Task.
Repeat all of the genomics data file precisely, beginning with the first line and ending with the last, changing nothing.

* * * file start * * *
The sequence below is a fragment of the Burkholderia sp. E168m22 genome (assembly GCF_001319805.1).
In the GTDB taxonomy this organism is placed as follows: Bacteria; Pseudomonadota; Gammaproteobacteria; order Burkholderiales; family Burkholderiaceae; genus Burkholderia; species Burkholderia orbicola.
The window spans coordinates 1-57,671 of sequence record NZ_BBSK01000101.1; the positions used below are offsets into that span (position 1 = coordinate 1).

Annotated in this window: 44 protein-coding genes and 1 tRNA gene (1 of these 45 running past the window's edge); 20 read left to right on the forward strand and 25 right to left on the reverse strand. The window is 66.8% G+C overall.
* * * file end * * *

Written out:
The sequence below is a fragment of the Burkholderia sp. E168m22 genome (assembly GCF_001319805.1).
In the GTDB taxonomy this organism is placed as follows: Bacteria; Pseudomonadota; Gammaproteobacteria; order Burkholderiales; family Burkholderiaceae; genus Burkholderia; species Burkholderia orbicola.
The window spans coordinates 1-57,671 of sequence record NZ_BBSK01000101.1; the positions used below are offsets into that span (position 1 = coordinate 1).

Annotated in this window: 44 protein-coding genes and 1 tRNA gene (1 of these 45 running past the window's edge); 20 read left to right on the forward strand and 25 right to left on the reverse strand. The window is 66.8% G+C overall.